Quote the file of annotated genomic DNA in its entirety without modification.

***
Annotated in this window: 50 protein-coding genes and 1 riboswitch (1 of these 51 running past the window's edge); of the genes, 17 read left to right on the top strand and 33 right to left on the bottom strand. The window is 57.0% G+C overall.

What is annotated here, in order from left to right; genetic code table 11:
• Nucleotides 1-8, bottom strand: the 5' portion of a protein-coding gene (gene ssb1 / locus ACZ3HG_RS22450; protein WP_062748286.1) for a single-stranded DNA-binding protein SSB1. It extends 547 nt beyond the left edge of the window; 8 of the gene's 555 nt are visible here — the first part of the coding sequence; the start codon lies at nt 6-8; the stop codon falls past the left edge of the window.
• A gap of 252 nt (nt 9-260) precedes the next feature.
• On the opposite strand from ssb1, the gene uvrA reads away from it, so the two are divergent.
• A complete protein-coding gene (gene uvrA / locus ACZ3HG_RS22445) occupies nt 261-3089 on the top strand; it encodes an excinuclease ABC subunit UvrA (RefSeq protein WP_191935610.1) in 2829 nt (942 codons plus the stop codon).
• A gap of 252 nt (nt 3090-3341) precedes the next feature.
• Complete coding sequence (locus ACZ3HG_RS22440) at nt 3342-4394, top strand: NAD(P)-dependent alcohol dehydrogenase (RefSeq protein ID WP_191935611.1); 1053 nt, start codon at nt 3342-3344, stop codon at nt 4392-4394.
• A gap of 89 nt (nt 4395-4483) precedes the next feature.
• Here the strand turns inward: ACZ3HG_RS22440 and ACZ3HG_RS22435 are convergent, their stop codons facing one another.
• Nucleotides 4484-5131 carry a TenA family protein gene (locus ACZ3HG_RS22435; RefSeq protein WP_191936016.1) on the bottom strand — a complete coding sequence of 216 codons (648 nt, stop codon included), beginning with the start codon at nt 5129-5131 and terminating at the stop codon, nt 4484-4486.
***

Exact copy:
Annotated in this window: 50 protein-coding genes and 1 riboswitch (1 of these 51 running past the window's edge); of the genes, 17 read left to right on the top strand and 33 right to left on the bottom strand. The window is 57.0% G+C overall.

What is annotated here, in order from left to right; genetic code table 11:
• Nucleotides 1-8, bottom strand: the 5' portion of a protein-coding gene (gene ssb1 / locus ACZ3HG_RS22450; protein WP_062748286.1) for a single-stranded DNA-binding protein SSB1. It extends 547 nt beyond the left edge of the window; 8 of the gene's 555 nt are visible here — the first part of the coding sequence; the start codon lies at nt 6-8; the stop codon falls past the left edge of the window.
• A gap of 252 nt (nt 9-260) precedes the next feature.
• On the opposite strand from ssb1, the gene uvrA reads away from it, so the two are divergent.
• A complete protein-coding gene (gene uvrA / locus ACZ3HG_RS22445) occupies nt 261-3089 on the top strand; it encodes an excinuclease ABC subunit UvrA (RefSeq protein WP_191935610.1) in 2829 nt (942 codons plus the stop codon).
• A gap of 252 nt (nt 3090-3341) precedes the next feature.
• Complete coding sequence (locus ACZ3HG_RS22440) at nt 3342-4394, top strand: NAD(P)-dependent alcohol dehydrogenase (RefSeq protein ID WP_191935611.1); 1053 nt, start codon at nt 3342-3344, stop codon at nt 4392-4394.
• A gap of 89 nt (nt 4395-4483) precedes the next feature.
• Here the strand turns inward: ACZ3HG_RS22440 and ACZ3HG_RS22435 are convergent, their stop codons facing one another.
• Nucleotides 4484-5131 carry a TenA family protein gene (locus ACZ3HG_RS22435; RefSeq protein WP_191936016.1) on the bottom strand — a complete coding sequence of 216 codons (648 nt, stop codon included), beginning with the start codon at nt 5129-5131 and terminating at the stop codon, nt 4484-4486.